It’s Not For That (And That’s Okay)

“The aiki-arts (aikido, aikijujutsu, hapkido, et al) are ineffective for fighting and incapable of teaching practitioners how to defend themselves against even the most inexperienced attacker, let alone a seasoned martial artist.”

John and Reyadh practicing tehodoki (hand releases) off of a collar tie.

As a practitioner of both aikido (one aspect of Taikyoku Budo) and Brazilian jiu-jitsu (BJJ), I have spent a lot of time contemplating this argument, trying to find my footing and discover my own truth and my own path. When in doubt, I feel it wise to refer back to the beginning and, for me, that means Takeda Sokaku.

Takeda Sokaku was the founder of Daito-ryu aikijujutsu, the parent art of aikido and (traditional) hapkido. Takeda grew up, like most kids of his era, sumo wrestling for fun. In his youth, he competed in many local sumo tournaments, against much larger, stronger wrestlers, and he often won. As he began studying more traditional grappling and weapon-based arts, Takeda traveled around Japan, visiting various dojo and taking part in challenge matches to test his skills. Even after he developed and began teaching Daito-ryu aikijujutsu, he continued to practice sumo, informally sparring with his students before or after teaching.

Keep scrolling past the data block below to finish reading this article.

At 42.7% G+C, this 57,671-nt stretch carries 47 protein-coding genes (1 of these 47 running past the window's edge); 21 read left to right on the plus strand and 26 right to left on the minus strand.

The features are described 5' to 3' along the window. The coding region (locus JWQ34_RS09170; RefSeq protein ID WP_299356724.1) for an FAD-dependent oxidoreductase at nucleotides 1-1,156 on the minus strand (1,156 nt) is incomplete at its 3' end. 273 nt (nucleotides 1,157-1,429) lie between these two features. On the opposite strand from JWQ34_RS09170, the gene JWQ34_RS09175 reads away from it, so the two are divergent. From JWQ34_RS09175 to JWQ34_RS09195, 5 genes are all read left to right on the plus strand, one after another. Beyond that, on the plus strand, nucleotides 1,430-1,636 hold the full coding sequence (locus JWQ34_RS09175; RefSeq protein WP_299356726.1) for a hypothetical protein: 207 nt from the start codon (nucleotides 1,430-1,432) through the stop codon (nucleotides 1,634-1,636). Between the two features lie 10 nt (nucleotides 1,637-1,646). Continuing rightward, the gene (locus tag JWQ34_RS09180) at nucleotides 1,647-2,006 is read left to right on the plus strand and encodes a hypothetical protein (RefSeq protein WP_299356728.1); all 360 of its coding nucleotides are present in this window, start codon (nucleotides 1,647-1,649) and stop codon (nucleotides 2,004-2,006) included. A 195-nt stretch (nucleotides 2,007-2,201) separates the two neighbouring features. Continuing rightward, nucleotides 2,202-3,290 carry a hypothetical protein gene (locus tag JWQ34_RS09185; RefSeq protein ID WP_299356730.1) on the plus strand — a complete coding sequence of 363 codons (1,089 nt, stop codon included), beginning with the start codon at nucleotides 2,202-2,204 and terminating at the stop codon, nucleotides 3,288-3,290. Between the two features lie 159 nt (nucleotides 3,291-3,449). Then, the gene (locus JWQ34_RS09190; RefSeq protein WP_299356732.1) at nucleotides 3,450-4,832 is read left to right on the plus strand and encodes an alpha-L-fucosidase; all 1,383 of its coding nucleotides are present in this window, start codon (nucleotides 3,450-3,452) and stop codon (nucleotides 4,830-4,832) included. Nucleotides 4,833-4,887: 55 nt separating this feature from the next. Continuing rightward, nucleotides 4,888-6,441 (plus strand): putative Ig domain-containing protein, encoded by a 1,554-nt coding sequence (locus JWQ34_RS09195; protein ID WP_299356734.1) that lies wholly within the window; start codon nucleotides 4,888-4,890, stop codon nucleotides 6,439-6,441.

Daito-ryu aikijujutsu itself did not formally incorporate sparring, however. Obviously, Takeda was not opposed to either randori (friendly inner-dojo sparring) or shiai (inter-dojo competitive bouts). He did both (maybe we should also). Why then is there no randori or shiai in Daito-ryu aikijujutsu or other aiki-arts in the way we see it in BJJ for example? Perhaps it was not meant for that. Maybe it was intended to teach its practitioners something different, something that would translate to grappling, striking, or weapons and would make the practitioner more effective in randori or shiai within these contexts, but which is not itself intended to be for ‘fighting.’ That would also explain why the aiki-arts, in their outer form, do not appear to lend themselves well to sparring or competition. They are not supposed to and that is okay.

“As in life, so too in budo. As in budo, so too in life.”

-Robert Van Valkenburgh is co-founder of Taikyoku Mind & Body and Kogen Dojo where he teaches Taikyoku Budo and Brazilian Jiu-Jitsu

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